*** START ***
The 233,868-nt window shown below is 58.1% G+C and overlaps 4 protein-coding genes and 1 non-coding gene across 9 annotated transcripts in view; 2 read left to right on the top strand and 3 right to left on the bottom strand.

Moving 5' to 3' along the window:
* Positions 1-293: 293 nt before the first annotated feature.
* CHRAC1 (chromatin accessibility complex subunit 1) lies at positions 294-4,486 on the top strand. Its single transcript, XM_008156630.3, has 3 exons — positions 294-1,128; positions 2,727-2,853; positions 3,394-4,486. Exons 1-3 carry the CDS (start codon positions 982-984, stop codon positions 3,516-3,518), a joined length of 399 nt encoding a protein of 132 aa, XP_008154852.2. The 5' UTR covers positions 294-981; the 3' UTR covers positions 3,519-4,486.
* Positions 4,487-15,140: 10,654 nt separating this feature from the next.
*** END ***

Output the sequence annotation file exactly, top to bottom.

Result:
The 233,868-nt window shown below is 58.1% G+C and overlaps 4 protein-coding genes and 1 non-coding gene across 9 annotated transcripts in view; 2 read left to right on the top strand and 3 right to left on the bottom strand.

Moving 5' to 3' along the window:
* Positions 1-293: 293 nt before the first annotated feature.
* CHRAC1 (chromatin accessibility complex subunit 1) lies at positions 294-4,486 on the top strand. Its single transcript, XM_008156630.3, has 3 exons — positions 294-1,128; positions 2,727-2,853; positions 3,394-4,486. Exons 1-3 carry the CDS (start codon positions 982-984, stop codon positions 3,516-3,518), a joined length of 399 nt encoding a protein of 132 aa, XP_008154852.2. The 5' UTR covers positions 294-981; the 3' UTR covers positions 3,519-4,486.
* Positions 4,487-15,140: 10,654 nt separating this feature from the next.